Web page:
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Author Topic: Hydromythology and the Ancient Greek World: An Earth Science Perspective Emphasizing Karst Hydrology  (Read 4068 times) Average Rating: 0
Aster Breo
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« Reply #4: September 18, 2010, 01:00:32 pm »

Ancient tales about water may have contained embellishments regarding causation, but the physical facts behind the stories are well grounded in the earth sciences.

This reminds me of a show I caught on the History Channel the other day.  It was about finding possible explanations for creatures described in Greek myth, such as griffins, cyclops, the minotaur, etc.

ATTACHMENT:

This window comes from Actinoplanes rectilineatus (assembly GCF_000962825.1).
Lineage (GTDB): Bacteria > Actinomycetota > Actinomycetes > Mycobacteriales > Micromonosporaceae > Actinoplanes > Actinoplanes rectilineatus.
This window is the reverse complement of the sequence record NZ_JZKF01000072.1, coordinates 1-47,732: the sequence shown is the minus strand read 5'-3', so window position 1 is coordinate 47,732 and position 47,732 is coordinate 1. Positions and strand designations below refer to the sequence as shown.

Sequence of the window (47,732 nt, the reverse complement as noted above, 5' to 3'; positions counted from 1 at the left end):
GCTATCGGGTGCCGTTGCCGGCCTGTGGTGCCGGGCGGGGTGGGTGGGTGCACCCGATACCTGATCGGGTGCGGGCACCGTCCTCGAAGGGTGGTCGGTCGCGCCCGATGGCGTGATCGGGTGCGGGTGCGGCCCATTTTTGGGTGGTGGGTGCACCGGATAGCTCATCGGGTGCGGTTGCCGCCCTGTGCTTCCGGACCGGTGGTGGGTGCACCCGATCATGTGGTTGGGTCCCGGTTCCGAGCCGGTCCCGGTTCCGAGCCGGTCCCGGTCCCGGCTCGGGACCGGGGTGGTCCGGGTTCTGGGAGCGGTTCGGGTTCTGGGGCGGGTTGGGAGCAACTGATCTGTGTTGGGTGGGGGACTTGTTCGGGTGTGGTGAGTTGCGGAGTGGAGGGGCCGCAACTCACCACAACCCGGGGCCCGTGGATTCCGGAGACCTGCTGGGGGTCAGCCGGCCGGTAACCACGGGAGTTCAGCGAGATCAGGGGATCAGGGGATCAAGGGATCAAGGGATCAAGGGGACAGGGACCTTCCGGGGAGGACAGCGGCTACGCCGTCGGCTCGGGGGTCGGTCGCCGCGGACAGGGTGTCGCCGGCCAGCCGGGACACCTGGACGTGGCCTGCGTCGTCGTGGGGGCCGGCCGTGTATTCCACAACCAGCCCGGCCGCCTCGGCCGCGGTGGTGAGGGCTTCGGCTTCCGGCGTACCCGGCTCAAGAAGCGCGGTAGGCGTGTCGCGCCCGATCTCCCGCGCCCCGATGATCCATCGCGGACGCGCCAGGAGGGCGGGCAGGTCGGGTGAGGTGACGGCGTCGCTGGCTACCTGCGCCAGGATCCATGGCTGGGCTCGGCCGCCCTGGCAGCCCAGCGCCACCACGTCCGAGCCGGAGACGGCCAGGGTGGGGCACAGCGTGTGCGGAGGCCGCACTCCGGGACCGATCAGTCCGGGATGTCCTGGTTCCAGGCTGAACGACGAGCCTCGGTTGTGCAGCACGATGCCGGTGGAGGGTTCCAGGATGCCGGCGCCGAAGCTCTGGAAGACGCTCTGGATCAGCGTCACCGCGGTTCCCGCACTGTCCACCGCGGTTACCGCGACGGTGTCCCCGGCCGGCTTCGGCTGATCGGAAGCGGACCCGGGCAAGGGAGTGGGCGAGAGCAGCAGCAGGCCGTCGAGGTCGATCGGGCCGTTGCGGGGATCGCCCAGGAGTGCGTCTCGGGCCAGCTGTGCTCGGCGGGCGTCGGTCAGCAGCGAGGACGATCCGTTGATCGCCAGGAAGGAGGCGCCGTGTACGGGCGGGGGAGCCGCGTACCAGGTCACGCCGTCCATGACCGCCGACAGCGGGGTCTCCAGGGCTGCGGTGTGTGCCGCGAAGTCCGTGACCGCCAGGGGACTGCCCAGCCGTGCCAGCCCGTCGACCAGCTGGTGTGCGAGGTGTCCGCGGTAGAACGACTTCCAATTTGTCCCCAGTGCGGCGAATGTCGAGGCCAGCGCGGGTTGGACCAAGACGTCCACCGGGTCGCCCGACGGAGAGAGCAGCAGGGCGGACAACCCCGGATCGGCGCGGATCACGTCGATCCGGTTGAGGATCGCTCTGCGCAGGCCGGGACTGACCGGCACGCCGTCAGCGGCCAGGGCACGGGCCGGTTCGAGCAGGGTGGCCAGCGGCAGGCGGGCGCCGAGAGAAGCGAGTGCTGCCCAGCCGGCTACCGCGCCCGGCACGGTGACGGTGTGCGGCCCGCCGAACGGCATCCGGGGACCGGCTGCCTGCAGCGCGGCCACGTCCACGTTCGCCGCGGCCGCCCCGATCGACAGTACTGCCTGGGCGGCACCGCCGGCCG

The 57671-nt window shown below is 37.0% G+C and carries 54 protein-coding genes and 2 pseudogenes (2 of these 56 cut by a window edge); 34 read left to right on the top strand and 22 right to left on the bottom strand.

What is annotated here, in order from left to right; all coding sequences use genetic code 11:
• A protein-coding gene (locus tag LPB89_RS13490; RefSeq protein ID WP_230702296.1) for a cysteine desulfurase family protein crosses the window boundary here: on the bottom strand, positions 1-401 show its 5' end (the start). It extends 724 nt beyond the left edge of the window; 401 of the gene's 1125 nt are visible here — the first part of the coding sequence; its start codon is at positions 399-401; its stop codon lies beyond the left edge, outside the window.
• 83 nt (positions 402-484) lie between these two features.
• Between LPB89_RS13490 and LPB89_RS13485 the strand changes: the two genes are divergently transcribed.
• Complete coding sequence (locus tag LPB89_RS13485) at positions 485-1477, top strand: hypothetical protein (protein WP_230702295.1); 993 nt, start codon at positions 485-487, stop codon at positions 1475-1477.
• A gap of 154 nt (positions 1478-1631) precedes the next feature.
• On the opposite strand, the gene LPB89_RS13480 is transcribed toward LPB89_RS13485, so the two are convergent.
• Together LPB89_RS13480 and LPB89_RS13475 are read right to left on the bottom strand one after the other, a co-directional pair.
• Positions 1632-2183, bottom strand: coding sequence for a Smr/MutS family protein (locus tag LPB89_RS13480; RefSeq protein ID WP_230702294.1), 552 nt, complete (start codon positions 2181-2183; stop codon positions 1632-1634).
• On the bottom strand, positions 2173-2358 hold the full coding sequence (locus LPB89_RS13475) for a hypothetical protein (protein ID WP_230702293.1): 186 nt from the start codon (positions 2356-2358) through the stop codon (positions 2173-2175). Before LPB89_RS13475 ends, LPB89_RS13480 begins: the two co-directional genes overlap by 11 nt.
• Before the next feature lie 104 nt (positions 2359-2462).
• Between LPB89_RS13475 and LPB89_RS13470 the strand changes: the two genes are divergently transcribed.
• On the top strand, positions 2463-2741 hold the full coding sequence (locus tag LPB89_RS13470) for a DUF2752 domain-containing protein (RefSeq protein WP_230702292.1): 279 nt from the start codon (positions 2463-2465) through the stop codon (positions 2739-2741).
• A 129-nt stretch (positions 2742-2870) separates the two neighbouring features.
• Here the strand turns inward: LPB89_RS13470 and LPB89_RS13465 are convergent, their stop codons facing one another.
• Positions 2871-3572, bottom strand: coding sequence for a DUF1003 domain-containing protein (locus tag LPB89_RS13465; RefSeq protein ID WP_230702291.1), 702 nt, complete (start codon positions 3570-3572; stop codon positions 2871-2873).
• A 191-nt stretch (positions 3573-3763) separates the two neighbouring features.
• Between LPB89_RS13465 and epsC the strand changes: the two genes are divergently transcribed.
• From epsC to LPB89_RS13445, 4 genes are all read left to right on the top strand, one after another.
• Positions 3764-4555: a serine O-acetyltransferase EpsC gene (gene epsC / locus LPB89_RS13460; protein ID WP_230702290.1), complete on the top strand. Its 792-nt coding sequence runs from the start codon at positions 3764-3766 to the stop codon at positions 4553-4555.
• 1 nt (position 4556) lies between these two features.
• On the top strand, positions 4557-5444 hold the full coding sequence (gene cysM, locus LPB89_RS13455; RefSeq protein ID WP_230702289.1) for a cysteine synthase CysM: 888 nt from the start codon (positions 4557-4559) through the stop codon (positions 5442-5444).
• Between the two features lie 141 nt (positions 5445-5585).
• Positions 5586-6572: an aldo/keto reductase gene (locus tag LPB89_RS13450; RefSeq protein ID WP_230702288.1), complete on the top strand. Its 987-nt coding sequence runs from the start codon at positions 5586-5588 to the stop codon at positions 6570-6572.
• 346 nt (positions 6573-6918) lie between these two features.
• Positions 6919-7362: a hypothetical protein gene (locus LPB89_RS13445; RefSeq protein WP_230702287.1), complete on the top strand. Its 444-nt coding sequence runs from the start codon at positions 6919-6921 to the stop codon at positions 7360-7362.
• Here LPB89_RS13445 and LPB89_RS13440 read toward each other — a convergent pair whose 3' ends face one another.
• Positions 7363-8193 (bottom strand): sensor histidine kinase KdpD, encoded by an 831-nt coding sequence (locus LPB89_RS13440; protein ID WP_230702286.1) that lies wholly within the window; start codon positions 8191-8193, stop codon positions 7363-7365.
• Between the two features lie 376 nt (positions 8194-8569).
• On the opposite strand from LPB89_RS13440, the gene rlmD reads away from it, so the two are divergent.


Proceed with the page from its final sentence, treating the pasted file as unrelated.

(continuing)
Basically, it looked at paleontological discoveries in the region and how those fossils could have been interpreted by the ancients.  F'ex, there's a particular kind of dinosaur that had a beak, a particular body shape, and a "frill" on its back.  Looking at those skeletons, you can see how someone who didn't know about dinosaurs could have pictured a griffin -- lion's body, hawk's beak, wings.  And, since a number of those fossils were found in a region known for its gold, the story about griffins evolved to include the parts about griffins guarding gold.

I wish I could find something about this show on History Channel's website.  It was pretty interesting.  Same idea of looking at the physical facts that might undergird the stories.
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